Five years ago, I would have laughed at the notion of going vegan. No meat? No problem. No eggs? I never cared for them much anyway. No cheese? Well, lets just say that I had no intention of jumping aboard that crazy train.
My favorite snack was a block of cheese cut into cubes or slices (crackers were optional). No meal was complete unless it had cheese sprinkled onto or melted into it. I wasn’t a cheese snob — I was perfectly content with a sharp cheddar — but there is no denying that I was addicted. I couldn’t comprehend a meal plan without it.
So when someone says, “I could go vegan if it weren’t for fill in the blank,” I get it. But, at the same time, here I am today, happily and proudly dairy-free.
Have you ever heard this statement? Or said it yourself? It usually goes like this:
- I could go vegan if it weren’t for cheese. (this is the most common)
- I could go vegan if it weren’t for bacon.
- I could go vegan if it weren’t for eating out.
- I could go vegan if it weren’t for cake. (for the record, vegan cakes totally rock!)
I have two reactions to this statement.
The first: Great! If you feel you could go “vegan” except for cheese/bacon/fill in the blank, why not go “vegan” except for the cheese/bacon/fill in the blank? Or at least give it a try?
The second: Of course you can!
I would love to one day see a vegan world, but I’m in the it-doesn’t-have-to-be-all-or-nothing camp. The goal is to reduce suffering, and I’d rather see someone take some steps than none at all. Collectively, each and every step taken to reduce suffering is tremendously helpful.
If everyone ate vegan one day a week, for example, it’d save well over a billion animals. That’s huge! Don’t think you can do a whole day? What about one meal? Or except for that one particular food you feel you can’t live without? The point is, don’t let the fact that you feel you can’t do “everything” stop you from doing anything. Start with what you feel is manageable — but give yourself a little more credit, because I know you can do more than you think.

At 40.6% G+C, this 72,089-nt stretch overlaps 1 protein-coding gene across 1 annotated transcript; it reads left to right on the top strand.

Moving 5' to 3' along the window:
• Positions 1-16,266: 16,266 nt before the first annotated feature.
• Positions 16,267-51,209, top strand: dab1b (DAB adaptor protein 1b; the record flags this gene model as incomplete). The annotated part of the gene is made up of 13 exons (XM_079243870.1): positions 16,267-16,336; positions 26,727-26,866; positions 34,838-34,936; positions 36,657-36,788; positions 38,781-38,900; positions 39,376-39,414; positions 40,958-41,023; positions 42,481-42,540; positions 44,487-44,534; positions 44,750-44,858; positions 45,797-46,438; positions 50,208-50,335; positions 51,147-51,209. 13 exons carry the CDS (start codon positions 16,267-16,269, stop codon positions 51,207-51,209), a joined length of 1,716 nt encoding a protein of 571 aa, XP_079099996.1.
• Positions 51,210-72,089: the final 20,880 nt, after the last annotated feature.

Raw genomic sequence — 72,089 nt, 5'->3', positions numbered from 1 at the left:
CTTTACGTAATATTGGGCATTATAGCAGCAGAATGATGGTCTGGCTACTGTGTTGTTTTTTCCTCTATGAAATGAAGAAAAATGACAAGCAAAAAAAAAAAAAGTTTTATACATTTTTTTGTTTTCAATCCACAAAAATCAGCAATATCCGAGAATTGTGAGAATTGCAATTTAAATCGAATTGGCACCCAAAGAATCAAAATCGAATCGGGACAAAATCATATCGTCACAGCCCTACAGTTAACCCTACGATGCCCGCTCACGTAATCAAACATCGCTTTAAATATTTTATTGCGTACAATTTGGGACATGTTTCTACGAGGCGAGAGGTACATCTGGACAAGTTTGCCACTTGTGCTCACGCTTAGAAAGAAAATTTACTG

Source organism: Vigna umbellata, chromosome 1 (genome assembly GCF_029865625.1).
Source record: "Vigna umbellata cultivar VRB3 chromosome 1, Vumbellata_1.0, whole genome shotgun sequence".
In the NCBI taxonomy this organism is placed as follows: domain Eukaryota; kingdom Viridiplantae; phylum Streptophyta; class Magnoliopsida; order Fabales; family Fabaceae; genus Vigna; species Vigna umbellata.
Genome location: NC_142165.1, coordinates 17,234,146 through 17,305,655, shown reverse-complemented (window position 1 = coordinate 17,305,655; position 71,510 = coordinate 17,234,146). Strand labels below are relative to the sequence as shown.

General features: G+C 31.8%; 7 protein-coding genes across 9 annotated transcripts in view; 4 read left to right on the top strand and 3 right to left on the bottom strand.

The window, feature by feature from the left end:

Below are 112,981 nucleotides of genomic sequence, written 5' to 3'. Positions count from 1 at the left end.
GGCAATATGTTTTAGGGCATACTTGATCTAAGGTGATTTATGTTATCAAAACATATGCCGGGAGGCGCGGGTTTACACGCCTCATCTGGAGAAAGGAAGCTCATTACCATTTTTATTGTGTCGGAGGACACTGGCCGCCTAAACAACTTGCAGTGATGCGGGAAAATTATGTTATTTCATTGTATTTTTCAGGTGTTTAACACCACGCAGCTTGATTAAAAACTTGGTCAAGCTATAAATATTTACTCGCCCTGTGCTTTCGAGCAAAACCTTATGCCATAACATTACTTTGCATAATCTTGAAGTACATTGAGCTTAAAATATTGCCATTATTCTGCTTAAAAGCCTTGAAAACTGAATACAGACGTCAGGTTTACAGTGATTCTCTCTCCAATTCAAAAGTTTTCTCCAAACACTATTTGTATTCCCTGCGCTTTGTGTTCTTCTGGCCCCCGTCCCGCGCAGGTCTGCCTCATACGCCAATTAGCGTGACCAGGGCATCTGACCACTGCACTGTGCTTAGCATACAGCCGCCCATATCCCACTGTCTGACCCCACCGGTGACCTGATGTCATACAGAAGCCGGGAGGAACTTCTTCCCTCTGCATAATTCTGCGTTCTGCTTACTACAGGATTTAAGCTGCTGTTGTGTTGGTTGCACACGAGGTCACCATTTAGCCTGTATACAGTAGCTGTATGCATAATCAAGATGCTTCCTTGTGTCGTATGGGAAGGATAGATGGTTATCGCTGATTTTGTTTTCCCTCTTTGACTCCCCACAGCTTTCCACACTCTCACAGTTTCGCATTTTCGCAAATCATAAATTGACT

As with any new hobby or change you make, there is a learning curve. An opportunity, if you will, to explore and stretch yourself. Instead of giving things up, think of it as a way to make room for new things on your plate. Over time it will get easier as you continue to build your repertoire. And I’m willing to bet that as you explore new flavors and cuisines, you’ll find yourself craving and naturally gravitating towards more and more vegan dishes.
I knew that I wanted to — and would — go vegan for several months before I finally did it. I thought it would be too difficult and I thought I had too much to learn before committing (read more about my journey to veganism here). The transition can seem daunting and restrictive from the outside. But once you’re in? You may be surprised at how many of your misconceptions are proven wrong. Going vegan is one of the best decisions I’ve never made, and for me it is an amazingly peaceful, expansive and joyful way to live.
You’ll never know what you’re capable of until you try. Are you up for a challenge?
Here are a few resources that may help:
Is there anything in particular holding you back from going vegan? Or, if you’re vegan, was there something you thought you couldn’t give up? Share your experience below.